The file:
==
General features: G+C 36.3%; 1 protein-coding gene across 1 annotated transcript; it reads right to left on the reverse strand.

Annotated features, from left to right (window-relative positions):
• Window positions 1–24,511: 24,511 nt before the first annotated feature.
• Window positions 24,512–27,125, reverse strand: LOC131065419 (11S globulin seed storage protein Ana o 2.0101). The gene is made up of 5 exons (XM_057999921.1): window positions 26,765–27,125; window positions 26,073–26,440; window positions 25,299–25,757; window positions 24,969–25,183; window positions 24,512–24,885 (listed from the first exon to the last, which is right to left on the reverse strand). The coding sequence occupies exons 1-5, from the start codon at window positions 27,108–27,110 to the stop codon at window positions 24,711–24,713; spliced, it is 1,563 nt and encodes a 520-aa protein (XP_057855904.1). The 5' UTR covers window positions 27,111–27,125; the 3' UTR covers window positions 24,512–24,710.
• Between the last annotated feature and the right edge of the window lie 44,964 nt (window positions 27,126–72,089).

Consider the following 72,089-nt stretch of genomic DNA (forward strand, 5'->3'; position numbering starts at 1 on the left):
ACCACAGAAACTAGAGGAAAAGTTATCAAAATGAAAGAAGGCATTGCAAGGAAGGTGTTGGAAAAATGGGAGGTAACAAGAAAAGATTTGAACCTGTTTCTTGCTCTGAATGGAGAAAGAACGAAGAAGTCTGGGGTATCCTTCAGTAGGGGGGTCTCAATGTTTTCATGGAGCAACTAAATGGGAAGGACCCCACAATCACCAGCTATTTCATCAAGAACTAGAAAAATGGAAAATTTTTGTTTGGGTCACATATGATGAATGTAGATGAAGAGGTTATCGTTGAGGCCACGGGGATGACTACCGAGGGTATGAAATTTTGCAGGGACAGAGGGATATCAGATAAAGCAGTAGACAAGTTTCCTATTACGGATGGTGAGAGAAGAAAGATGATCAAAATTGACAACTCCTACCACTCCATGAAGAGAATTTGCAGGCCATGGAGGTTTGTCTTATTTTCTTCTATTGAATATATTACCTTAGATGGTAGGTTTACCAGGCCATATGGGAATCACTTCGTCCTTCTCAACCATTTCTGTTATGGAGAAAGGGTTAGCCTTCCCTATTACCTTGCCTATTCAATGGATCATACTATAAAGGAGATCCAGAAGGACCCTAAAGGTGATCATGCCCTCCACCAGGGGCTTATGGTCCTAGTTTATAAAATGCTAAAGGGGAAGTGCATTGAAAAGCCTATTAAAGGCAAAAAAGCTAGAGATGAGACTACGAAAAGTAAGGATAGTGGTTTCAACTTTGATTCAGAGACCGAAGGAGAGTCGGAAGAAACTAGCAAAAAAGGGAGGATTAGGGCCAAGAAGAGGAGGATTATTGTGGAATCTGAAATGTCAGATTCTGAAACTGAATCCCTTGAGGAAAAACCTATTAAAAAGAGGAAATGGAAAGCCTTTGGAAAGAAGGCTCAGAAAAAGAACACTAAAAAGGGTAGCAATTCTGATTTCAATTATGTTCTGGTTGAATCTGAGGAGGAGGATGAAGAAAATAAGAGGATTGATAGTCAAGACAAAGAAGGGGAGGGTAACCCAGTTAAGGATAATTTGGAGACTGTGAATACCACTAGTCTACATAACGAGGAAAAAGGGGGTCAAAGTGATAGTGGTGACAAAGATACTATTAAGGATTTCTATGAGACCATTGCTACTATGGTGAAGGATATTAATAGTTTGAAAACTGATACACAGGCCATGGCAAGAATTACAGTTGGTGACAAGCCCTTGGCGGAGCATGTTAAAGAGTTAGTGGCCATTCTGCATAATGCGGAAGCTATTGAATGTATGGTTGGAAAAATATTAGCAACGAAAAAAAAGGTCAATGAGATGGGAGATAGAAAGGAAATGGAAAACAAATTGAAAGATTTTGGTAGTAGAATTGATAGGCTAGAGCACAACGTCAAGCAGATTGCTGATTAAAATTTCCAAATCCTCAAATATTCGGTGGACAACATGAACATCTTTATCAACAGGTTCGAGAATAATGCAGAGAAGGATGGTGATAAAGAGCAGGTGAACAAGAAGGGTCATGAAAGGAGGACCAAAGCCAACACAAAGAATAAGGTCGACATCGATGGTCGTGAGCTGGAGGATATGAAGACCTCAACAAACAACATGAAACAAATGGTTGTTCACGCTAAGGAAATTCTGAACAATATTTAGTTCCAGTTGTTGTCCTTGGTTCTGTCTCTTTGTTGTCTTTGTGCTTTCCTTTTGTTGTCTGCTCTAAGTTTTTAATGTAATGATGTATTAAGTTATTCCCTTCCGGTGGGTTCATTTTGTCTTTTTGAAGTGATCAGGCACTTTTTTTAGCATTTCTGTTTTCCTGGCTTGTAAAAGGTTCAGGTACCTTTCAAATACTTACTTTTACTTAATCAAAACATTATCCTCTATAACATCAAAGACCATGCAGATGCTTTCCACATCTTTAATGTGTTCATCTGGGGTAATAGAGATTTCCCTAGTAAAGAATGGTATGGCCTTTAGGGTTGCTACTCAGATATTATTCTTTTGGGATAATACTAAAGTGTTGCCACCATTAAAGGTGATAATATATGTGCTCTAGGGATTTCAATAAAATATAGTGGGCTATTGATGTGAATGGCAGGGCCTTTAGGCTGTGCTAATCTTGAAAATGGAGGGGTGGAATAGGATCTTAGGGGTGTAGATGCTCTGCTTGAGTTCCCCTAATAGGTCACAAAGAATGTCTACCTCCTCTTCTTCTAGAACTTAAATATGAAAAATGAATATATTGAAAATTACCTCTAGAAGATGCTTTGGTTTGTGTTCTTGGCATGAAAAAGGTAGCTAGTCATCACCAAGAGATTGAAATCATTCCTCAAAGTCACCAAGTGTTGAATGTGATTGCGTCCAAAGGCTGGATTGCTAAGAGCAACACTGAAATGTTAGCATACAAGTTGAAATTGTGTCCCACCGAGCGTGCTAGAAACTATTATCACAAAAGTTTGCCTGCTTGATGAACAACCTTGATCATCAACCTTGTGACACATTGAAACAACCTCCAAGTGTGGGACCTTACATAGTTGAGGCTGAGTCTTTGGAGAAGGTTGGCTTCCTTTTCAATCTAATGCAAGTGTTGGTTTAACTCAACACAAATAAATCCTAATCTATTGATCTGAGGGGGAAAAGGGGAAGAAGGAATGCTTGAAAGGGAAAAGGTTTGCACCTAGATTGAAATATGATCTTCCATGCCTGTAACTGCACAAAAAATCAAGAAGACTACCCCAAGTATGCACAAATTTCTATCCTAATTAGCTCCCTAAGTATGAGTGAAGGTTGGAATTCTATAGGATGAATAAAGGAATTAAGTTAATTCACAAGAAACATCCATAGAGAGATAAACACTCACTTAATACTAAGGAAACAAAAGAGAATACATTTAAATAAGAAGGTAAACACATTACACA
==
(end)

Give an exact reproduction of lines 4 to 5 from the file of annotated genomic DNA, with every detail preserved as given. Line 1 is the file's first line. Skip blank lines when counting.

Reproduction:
• Window positions 24,512–27,125, reverse strand: LOC131065419 (11S globulin seed storage protein Ana o 2.0101). The gene is made up of 5 exons (XM_057999921.1): window positions 26,765–27,125; window positions 26,073–26,440; window positions 25,299–25,757; window positions 24,969–25,183; window positions 24,512–24,885 (listed from the first exon to the last, which is right to left on the reverse strand). The coding sequence occupies exons 1-5, from the start codon at window positions 27,108–27,110 to the stop codon at window positions 24,711–24,713; spliced, it is 1,563 nt and encodes a 520-aa protein (XP_057855904.1). The 5' UTR covers window positions 27,111–27,125; the 3' UTR covers window positions 24,512–24,710.
• Between the last annotated feature and the right edge of the window lie 44,964 nt (window positions 27,126–72,089).